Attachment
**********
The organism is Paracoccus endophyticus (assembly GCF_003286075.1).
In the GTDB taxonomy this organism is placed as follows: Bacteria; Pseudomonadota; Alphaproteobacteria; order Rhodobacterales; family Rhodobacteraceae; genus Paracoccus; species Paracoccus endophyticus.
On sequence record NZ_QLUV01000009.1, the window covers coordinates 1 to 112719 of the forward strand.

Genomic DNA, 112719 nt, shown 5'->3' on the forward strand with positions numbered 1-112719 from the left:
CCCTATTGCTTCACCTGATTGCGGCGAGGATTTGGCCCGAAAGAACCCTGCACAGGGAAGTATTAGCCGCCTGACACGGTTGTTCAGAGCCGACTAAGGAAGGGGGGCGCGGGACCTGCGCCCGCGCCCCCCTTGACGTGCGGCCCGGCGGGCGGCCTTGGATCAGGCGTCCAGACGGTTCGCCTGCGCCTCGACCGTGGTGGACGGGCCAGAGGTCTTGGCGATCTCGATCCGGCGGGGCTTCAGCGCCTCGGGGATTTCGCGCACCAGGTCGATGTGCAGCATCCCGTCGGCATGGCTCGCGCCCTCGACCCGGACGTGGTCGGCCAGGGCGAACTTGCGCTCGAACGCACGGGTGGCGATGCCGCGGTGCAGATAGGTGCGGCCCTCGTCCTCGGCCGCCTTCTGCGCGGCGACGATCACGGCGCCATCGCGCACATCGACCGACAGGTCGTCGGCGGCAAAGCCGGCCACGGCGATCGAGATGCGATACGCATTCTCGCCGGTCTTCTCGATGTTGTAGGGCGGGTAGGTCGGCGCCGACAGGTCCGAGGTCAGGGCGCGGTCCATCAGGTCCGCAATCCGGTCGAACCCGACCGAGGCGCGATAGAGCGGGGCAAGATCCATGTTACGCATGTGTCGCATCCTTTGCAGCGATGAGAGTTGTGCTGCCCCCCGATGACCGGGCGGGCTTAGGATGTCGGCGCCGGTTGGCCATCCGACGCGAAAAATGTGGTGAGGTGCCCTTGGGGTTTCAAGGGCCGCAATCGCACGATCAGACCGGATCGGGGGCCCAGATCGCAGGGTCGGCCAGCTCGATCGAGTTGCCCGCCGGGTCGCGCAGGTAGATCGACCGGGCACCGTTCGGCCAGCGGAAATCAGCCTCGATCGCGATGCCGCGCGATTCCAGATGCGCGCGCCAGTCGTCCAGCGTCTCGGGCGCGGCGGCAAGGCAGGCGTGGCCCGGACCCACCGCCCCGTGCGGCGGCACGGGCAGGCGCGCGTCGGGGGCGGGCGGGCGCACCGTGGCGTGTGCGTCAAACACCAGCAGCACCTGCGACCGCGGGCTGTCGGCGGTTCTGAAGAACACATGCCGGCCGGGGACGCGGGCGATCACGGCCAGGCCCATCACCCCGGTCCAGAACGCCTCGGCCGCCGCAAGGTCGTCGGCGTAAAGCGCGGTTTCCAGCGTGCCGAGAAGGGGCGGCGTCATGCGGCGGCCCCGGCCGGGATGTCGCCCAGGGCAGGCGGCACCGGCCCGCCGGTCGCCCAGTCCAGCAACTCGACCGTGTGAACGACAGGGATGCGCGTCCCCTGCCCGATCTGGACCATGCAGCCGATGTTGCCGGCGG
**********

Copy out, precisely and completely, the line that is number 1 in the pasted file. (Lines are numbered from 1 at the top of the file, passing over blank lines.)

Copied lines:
The organism is Paracoccus endophyticus (assembly GCF_003286075.1).